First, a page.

While many brands have learned how to tell a story around what they do and why they do it, they still miss opportunities to tell their stories when it comes to daily operations.
Chances are you do something different from your competition; additionally, your personality (and your employees' personalities and interests) help define your brand. People want to know more about you.
Your fans, customers, prospects and clients love to get a peek behind the curtain. Here are five ways to make that happen.
1. Reveal Yourself: Who Posts This Stuff?
Do you give people a look behind your brand? Your employees and their personal brands can captivate your audience. Utilize them.
2. Share Your Changes
For courageous brands ands startups in particular, this point is important. Everyone knows about the innovative habits of tech giants like Google and Facebook – but what about smaller companies in the tech space forging their own paths?
Your audience consists of fans, companies, other brands and in some cases, potential investors. It's important to show that you can cope with change, even though you may make mistakes.
Zappos is famously transparent about changes and corporate culture. They even have an entire department and corresponding website devoted to their methods and structure.
3. Illuminate Your Process
What is it that you sell? How do you go about creating, packaging and selling your product or service?
While overall changes are important to document, so is the process of creating your product. We've certainly found this to be true on the SEMrush Blog. We love to share what we've learned and admit that we didn't start as experts – we learned some processes as we went along:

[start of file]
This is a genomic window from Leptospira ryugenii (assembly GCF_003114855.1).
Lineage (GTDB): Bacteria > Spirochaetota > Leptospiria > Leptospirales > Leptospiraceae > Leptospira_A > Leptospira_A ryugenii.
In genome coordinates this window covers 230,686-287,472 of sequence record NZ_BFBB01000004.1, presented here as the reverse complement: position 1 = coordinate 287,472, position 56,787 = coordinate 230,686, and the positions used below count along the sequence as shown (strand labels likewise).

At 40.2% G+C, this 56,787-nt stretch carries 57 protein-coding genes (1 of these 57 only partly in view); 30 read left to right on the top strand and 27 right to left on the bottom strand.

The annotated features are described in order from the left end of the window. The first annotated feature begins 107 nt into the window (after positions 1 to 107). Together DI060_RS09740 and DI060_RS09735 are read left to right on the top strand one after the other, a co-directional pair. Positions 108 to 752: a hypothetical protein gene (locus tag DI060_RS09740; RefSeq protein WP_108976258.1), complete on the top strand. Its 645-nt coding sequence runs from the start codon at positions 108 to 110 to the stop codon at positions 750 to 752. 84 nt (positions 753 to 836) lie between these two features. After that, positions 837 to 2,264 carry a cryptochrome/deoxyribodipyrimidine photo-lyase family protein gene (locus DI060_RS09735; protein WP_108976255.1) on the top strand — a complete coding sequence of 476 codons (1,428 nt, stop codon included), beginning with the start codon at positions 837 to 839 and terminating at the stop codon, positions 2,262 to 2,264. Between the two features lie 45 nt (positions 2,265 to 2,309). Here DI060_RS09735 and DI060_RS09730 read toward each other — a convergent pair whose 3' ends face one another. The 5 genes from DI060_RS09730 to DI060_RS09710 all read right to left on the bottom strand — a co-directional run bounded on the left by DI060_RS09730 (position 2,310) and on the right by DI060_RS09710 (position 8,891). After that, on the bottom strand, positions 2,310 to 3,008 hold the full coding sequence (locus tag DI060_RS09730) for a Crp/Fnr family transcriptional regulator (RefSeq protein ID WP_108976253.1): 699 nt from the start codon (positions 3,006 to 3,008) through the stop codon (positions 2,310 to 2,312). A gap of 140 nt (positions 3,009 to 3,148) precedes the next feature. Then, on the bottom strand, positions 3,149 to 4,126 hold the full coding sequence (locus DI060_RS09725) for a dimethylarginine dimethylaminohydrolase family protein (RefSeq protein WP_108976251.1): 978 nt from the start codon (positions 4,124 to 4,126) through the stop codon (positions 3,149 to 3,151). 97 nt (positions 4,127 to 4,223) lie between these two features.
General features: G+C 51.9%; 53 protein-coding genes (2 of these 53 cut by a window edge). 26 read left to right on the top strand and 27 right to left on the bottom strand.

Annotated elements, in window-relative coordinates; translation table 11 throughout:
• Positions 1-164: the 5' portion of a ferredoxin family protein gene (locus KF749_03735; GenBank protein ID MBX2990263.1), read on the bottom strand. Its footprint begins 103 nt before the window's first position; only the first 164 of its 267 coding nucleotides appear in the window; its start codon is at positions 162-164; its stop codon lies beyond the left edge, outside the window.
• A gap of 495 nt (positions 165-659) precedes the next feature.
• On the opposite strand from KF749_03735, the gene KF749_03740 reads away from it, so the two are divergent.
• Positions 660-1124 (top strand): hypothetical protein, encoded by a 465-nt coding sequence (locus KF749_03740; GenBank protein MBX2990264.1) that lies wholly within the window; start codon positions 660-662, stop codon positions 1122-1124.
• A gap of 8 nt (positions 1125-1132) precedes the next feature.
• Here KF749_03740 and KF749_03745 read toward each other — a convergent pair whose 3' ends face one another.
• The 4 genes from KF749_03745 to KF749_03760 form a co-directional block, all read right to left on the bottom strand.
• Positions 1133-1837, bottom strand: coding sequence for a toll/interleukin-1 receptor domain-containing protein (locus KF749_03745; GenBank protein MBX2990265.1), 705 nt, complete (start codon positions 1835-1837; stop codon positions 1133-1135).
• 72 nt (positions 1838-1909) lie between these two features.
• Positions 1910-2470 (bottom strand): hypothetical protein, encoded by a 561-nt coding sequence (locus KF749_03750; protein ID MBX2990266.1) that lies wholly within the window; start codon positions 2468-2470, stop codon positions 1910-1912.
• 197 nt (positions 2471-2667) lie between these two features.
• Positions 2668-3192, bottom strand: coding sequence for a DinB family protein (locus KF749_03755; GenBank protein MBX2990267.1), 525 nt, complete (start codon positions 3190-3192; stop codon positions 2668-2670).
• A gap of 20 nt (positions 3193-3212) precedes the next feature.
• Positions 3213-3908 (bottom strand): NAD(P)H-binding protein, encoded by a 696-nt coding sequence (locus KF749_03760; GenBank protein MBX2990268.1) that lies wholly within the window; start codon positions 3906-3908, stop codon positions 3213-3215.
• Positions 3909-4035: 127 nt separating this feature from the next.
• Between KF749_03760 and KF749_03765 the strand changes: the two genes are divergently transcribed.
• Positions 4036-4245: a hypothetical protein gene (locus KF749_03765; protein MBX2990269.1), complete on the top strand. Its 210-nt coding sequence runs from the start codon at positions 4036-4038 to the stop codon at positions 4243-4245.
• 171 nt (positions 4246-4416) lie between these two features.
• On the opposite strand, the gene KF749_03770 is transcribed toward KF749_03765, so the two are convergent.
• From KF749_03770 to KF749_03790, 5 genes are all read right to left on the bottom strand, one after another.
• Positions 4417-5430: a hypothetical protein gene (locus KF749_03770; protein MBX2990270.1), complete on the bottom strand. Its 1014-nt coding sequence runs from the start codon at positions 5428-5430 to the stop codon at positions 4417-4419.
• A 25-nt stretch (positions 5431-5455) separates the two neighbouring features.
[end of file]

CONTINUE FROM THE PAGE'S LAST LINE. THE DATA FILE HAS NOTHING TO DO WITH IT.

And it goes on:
- The Ultimate Guide to Twitter Chats
- Get Popular: Your Guide to Increasing LinkedIn Profile Views
- Master Digital Marketing Like a Pro: 13 SlideShare Presentations You Must See
- 5 Guest Blogging Tips Straight From an Editor
Not only does this content educate the reader, it comes back to us, making our jobs easier. For example, many of the blog contributors took my guest blogging advice to heart, resulting in higher quality work and a higher acceptance rate for those guest contributors.
4. Invite Interaction
Especially when it comes to social media and customer support, conversations are crucial. When people mention your brand, it's an opportunity for a positive engagement.
Here's how it's done: when I posted about an event hosted by Conductor, Conductor promptly gave me a retweet.
During the event, the Conductor team was very responsive and supportive, favoriting and retweeting insights from their event attendees.
At SEMrush, our customer success department monitors #semrushcare on Twitter to quickly respond to customer concerns.
5. Be the Case Study
When I looked up "startups that manage growth" on Google, I received a healthy list of results on the first SERP, most from trusted sources like Inc, Fortune and Forbes.
I didn't click on the first results.
I went for the title that implied 'case study,' a post on Forbes Entrepreneur about Ministry of Supply. I found that the 'championship vs. ownership,' agility, tech and brand culture applied to many of the challenges and changes we face at SEMrush, also a growing brand. It's easier to take advice (and criticism) from someone who's been there, and the post made me very curious about their brand.
Have you used any of these strategies to unmask your brand? What did I miss? Let's chat about it in the comments.
Tara M. Clapper is Blog Editor at SEMrush and Senior Editor at The Geek Initiative, a website celebrating women in geek culture. Tara is a prolific content creator, having written thousands of blog posts, small business websites and other inbound marketing content through the course of her career. Tara enjoys blogging about SEO copywriting, content management, corporate culture, personal branding, networking and LinkedIn. She has over a decade of experience in digital publishing. Connect with her on Twitter @TaraMClapper.